GOTO Climate action summit - Al Gore, Former US Vice President keynote speaker
Former US Vice President Al Gore joins our GOTO Climate Action summit
Al Gore pushed the issue of the climate crisis to the front of the global dialogue. His documentary and bestseller An Inconvenient Truth delivered a powerful warning about the threat of environmental catastrophe. In 2007, Gore was awarded the Nobel Peace Prize, along with the Intergovernmental Panel on Climate Change, for 'informing the world of the dangers posed by climate change.'
As the world deals with the consequences of another looming but long-ignored threat, the 45th vice-president of the US returned to Oxford, virtually, to argue that we must seize the opportunity to transform the global economy.
Gore is the co-founder and chairman of Generation Investment Management, and the founder and chairman of The Climate Reality Project, a nonprofit devoted to solving the climate crisis. He is also a senior partner at Kleiner Perkins Caufield & Byers and a member of Apple Inc.’s board of directors.
Al Gore told students that a 'sustainability revolution' offers the greatest opportunity to create new jobs in the history of the world - with the magnitude of the industrial revolution, yet the speed of the digital revolution.
Mr Gore, who won a Nobel Peace Prize for raising awareness of climate change, said that the 'exponential cost reduction curve' seen in consumer devices like mobile phones can now be applied to sustainable technologies such as solar panels. This shift is challenging the dominance of fossil fuels, and could see hundreds of millions of jobs created to retrofit the equipment into buildings, he said.
Mr Gore spoke as climate change is again brought into sharp focus, due to parallels with the Covid-19 crisis. Studies show that air pollution causes almost 9 million people to die every year, and is correlated with higher death rates from Covid-19. Across both crises, lives could have been saved had society listened to evidence from experts including scientists and doctors, said Mr Gore. Both crises have highlighted societal inequalities and discrimination which must be addressed. Businesses must now consider their impact on society, instead of focusing on short-term gains, he said.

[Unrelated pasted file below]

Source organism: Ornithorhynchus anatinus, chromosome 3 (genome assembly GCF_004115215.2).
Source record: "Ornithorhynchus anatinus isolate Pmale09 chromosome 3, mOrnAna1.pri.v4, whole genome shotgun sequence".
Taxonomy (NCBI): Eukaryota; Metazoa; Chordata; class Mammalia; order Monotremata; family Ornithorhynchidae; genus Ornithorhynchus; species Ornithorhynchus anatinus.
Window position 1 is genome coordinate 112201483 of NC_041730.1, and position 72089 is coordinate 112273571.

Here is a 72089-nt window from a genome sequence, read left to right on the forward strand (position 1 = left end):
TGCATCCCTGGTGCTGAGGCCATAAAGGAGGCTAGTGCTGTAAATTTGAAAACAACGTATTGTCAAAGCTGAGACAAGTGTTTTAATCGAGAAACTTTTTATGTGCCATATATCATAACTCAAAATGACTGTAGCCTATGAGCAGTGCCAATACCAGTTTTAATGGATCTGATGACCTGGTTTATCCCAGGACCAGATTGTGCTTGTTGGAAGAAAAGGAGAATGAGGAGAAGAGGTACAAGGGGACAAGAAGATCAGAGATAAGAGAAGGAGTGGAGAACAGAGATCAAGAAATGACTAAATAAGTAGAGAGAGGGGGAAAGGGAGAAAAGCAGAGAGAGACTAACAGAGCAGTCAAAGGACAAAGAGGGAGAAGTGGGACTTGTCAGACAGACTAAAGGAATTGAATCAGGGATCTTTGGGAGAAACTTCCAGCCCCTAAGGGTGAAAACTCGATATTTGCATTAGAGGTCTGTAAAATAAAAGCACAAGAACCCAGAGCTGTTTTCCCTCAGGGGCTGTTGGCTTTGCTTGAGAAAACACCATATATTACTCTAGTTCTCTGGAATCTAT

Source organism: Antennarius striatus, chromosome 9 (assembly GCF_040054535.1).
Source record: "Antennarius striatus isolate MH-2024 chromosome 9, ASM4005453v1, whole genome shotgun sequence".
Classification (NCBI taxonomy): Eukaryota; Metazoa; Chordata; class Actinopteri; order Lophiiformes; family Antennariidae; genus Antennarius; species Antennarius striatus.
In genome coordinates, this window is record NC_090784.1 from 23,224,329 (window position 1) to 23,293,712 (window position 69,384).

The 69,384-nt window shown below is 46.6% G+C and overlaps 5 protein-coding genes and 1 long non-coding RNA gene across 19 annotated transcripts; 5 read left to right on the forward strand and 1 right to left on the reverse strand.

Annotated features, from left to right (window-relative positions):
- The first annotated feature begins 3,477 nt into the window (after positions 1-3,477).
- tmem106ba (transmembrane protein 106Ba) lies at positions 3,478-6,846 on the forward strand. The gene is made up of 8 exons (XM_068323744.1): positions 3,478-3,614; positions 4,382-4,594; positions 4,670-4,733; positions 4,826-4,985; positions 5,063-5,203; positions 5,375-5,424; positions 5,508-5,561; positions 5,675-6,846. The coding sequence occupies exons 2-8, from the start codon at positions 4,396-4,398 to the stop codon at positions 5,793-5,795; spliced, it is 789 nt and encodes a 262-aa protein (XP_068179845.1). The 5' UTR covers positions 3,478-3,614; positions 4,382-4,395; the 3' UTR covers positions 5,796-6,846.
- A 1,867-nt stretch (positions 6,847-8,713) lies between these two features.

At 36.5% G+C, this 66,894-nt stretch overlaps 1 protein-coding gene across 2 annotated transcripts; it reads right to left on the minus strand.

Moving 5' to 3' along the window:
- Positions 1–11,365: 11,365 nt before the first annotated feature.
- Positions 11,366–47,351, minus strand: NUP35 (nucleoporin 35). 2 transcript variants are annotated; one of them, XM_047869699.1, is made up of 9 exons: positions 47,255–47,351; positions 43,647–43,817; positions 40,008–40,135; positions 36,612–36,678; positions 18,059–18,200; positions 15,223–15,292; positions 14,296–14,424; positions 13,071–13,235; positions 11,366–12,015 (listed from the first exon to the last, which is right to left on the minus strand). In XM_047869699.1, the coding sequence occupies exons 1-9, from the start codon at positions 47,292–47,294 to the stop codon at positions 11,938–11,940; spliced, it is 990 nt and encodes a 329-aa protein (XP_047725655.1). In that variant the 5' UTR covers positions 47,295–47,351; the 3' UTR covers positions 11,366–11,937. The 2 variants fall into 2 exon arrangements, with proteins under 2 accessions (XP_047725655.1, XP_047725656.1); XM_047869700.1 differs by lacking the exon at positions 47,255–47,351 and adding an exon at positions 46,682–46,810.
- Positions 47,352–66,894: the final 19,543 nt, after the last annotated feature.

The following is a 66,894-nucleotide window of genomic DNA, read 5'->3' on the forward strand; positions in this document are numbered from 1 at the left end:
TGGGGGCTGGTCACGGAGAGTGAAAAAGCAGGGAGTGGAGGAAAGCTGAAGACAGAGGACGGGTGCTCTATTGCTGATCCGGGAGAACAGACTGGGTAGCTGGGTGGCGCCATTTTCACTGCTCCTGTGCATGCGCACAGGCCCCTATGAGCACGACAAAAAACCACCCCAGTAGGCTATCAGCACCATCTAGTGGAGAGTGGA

But Mr Gore remained optimistic. Recognising the legacy and position of Oxford and its business school, he issued a rallying call for students to help tackle the climate crisis, which challenges the viability of human civilisation.
As part of the session, four MBA students posed questions direct to Mr Gore about climate change, responsible investment, and sustainability.
In thanks, Peter Tufano, Dean of Saïd Business School said that one of the scarcest resources that the world needs today is the strong, principled and evidence-based leadership Gore has showed through his entire lifetime.
To close the session – part of the Leadership in Extraordinary Times series, a panel of academics revealed winners of the Oxford MBA's GOTO programme – which saw 500 students from 60 countries compete for £10,000 in cash prizes by devising systematic solutions to address climate change.
Overall winners were Hemp – who presented ideas for a 'closed loop' fashion supply chain, to encourage use of sustainable materials. Runners up were Behsalal Gambia – who suggested ways to encourage use of renewable energy. In third place, and winners of an audience vote, were Ecobytes, who explored ways to make energy use and data centres more sustainable, and in fourth place were Rethinking growth in Ladakh – who studied how to balance economic growth with preservation of traditional cultural identity and ecosystems.